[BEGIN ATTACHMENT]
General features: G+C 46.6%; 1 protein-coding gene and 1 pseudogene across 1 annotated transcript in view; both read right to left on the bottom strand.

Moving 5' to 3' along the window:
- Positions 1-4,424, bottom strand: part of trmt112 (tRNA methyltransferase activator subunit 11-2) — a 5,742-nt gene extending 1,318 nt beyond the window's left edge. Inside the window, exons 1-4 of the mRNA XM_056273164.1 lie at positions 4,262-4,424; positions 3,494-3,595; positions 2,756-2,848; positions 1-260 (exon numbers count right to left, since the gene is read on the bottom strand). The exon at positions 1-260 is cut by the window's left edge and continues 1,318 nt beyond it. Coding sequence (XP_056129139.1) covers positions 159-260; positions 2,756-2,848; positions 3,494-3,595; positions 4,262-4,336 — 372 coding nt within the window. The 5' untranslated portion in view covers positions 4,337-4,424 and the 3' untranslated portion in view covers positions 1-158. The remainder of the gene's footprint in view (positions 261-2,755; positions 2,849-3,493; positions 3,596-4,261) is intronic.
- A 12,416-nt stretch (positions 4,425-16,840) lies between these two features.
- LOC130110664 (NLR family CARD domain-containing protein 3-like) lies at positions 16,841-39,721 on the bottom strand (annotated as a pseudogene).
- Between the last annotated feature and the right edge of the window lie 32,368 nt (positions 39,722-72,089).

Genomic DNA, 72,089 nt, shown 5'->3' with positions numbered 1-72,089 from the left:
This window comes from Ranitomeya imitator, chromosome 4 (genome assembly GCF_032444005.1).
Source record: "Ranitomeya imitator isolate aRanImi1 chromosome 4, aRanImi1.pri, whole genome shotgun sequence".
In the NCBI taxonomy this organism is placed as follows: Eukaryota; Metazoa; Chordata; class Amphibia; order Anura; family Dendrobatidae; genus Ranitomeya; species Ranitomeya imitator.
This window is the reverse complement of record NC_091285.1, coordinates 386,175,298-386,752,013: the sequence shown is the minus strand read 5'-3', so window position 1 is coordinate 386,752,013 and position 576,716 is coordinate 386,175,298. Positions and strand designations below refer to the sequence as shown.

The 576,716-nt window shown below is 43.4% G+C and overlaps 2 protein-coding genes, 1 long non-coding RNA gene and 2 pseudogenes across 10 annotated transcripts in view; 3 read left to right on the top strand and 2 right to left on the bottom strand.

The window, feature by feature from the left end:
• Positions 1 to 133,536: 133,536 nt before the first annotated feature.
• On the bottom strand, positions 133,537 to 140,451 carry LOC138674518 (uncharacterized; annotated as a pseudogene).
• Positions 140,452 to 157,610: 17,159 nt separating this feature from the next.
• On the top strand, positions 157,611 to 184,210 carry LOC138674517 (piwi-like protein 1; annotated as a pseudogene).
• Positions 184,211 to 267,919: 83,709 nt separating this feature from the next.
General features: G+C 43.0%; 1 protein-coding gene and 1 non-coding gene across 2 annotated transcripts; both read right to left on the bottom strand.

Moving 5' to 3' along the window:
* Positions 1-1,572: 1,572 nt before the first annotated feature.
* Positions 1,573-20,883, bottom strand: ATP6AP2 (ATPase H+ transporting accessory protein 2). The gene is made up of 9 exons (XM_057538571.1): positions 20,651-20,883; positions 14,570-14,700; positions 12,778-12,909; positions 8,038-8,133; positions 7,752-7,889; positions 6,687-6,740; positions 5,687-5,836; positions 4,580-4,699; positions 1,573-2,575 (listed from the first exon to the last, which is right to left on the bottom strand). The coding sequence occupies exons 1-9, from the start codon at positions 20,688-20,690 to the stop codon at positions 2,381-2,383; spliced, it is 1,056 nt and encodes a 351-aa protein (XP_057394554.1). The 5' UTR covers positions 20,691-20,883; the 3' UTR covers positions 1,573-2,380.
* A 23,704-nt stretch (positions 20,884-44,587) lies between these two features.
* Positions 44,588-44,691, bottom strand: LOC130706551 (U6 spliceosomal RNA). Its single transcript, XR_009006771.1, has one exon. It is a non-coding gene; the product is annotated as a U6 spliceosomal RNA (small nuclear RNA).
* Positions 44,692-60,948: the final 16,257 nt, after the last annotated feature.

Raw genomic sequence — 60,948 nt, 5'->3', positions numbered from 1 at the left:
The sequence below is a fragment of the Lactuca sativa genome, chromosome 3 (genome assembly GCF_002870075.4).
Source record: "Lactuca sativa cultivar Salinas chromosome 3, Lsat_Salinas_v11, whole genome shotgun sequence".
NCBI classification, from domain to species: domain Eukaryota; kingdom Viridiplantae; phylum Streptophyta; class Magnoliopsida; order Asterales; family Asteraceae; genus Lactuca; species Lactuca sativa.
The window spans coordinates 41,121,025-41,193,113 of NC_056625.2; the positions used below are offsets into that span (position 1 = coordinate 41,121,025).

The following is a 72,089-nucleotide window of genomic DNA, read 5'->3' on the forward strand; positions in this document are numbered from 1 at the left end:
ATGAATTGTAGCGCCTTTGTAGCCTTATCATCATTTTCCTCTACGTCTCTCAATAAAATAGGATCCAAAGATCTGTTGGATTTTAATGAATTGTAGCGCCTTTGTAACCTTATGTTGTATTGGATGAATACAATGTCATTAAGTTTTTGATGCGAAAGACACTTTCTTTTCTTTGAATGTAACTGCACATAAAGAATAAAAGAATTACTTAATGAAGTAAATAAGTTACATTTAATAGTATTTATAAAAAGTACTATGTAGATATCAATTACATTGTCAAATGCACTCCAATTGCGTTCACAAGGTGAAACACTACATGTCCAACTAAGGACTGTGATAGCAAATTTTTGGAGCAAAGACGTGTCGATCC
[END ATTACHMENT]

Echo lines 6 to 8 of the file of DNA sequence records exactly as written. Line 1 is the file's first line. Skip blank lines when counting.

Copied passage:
- Between the last annotated feature and the right edge of the window lie 32,368 nt (positions 39,722-72,089).

Genomic DNA, 72,089 nt, shown 5'->3' with positions numbered 1-72,089 from the left:
This window comes from Ranitomeya imitator, chromosome 4 (genome assembly GCF_032444005.1).